President Trump moves La Crosse rally to Janesville

President Donald Trump canceled a planned appearance in western Wisconsin amid calls from the city's mayor and the state's governor, both Democrats, that he not hold a rally amid a surge in coronavirus cases.

A statement from President Trump's campaign said the president will instead travel to Janesville Saturday, Oct. 3 -- and Green Bay as originally planned.

The Janesville Make America Great Again event will take place Saturday at 3:30 p.m. at Janesville Regional Airport.

The Green Bay event will take place at Austin Straubel International Airport at 6 p.m.

“We have received word that Air Force One is not coming to La Crosse on Saturday, so we are assuming the Trump campaign has changed its plan and is not coming to La Crosse,” Caley Cavadini, spokeswoman for La Crosse Mayor Tim Kabat, said Thursday. Kabat had called for Trump to cancel the rally.

The director of the La Crosse airport said the event was canceled due to a legal issue, not concerns over the coronavirus.

A political rally violated the terms of a lease with a tenant who planned to host the rally on airport property, airport director Ian Turner said.

“The tenant was notified of this, disagreed with the City of La Crosse’ position, but opted not to host the event,” Turner said in a statement. He did not identify who the tenant was.

Trump made a similar move last month, changing his plans for large airport rallies in Nevada after local officials warned they would violate the state’s ban on gatherings of more than 50 people. There is no statewide limit on gatherings in Wisconsin after Republicans successfully challenged the Democratic governor’s “safer at home” order this spring.

Trump had scheduled two rallies in battleground Wisconsin on Saturday, one in La Crosse and another in Green Bay. Both were scheduled to be held outside at the city's airports. Both areas have been identified as a “red zone” for community spread of COVID-19 by the White House Coronavirus Task Force.

The coronavirus task force report urged social distancing in “red zones” like La Crosse and Brown counties to the “maximum degree possible.” The rallies typically draw many thousands of people, who crowd closely together, shouting and cheering -- the vast majority without masks.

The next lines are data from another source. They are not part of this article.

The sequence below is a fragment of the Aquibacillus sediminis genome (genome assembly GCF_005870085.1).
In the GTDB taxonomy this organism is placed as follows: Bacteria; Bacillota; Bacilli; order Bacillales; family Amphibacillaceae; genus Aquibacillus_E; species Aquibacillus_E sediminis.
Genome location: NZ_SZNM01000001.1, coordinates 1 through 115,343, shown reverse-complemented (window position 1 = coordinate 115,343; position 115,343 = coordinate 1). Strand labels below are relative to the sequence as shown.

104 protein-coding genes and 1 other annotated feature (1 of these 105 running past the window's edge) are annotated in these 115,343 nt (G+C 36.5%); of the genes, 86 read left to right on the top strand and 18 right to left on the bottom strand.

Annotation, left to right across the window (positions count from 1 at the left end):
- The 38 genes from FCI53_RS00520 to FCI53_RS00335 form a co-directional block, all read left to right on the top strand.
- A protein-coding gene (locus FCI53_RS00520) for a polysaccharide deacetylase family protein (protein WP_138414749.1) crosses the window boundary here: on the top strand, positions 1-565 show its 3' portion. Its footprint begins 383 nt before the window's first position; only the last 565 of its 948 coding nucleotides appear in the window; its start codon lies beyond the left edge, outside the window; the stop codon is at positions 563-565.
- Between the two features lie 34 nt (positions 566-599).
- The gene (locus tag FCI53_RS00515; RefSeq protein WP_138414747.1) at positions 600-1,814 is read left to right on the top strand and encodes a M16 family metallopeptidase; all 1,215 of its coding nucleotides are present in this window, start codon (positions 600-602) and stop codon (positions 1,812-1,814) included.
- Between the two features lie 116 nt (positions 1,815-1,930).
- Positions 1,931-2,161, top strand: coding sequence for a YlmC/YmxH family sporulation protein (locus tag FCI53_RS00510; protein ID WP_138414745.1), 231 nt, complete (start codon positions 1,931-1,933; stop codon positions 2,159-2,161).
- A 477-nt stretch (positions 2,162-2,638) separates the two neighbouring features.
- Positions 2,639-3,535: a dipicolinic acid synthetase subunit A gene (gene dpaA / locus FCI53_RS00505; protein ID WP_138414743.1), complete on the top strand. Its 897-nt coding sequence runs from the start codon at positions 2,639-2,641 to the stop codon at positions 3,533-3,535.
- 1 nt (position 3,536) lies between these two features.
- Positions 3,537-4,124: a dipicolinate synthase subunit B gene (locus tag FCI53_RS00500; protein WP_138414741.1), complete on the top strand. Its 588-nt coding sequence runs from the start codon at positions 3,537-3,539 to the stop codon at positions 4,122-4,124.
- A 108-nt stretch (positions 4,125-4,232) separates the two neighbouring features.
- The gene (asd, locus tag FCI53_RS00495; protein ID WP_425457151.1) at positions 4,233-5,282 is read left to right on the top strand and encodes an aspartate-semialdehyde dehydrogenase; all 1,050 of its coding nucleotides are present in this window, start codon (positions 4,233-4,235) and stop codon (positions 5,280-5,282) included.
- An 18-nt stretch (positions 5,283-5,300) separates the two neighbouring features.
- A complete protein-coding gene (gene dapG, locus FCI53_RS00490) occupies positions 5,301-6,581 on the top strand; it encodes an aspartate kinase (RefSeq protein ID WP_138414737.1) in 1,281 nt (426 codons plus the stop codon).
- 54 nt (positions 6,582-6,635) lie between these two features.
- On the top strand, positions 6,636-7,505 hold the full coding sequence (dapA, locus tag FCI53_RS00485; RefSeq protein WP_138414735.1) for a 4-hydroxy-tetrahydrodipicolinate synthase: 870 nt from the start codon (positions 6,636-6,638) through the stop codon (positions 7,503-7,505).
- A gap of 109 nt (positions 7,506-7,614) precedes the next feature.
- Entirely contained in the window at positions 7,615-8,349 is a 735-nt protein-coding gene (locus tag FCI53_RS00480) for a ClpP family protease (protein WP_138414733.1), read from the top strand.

Statewide, Wisconsin is ranked third for per-capita increases in cases over the past two weeks.

Local health officials urged attendees to follow local guidelines but stopped short of asking Trump not to come.

A collaborative of health care organizations in La Crosse, including Gundersen Health System, Mayo Clinic Health System and La Crosse County, recommends that people avoid anyplace where people aren’t wearing masks or physical distancing. They also recommend limiting outdoor gatherings to no more than 100 people.

“Masks and physical distancing should be required,” according to guidance released Wednesday by the health collaborative. “Venues should consider cancelling or rescheduling any large gatherings planned for the next 14 days.”

As of Wednesday, La Crosse County had reported 3,130 cases and three deaths. The state listed the activity level of COVID-19 as “very high.”

Brown County, where Green Bay is located, has had 9,536 cases and 65 deaths. The number of positive cases over the past two weeks was up 24%, according to the state Department of Health Services.

Democratic Gov. Tony Evers said he hoped Trump would also cancel the Green Bay stop. If Trump holds a rally in Wisconsin he should insist his supporters wear masks and not let them in if they refuse, the governor said.

“He can control this,” Evers said.

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Wisconsin Republican Party Chairman Andrew Hitt defended the president coming to Wisconsin, saying his supporters get energized by his in-person appearances.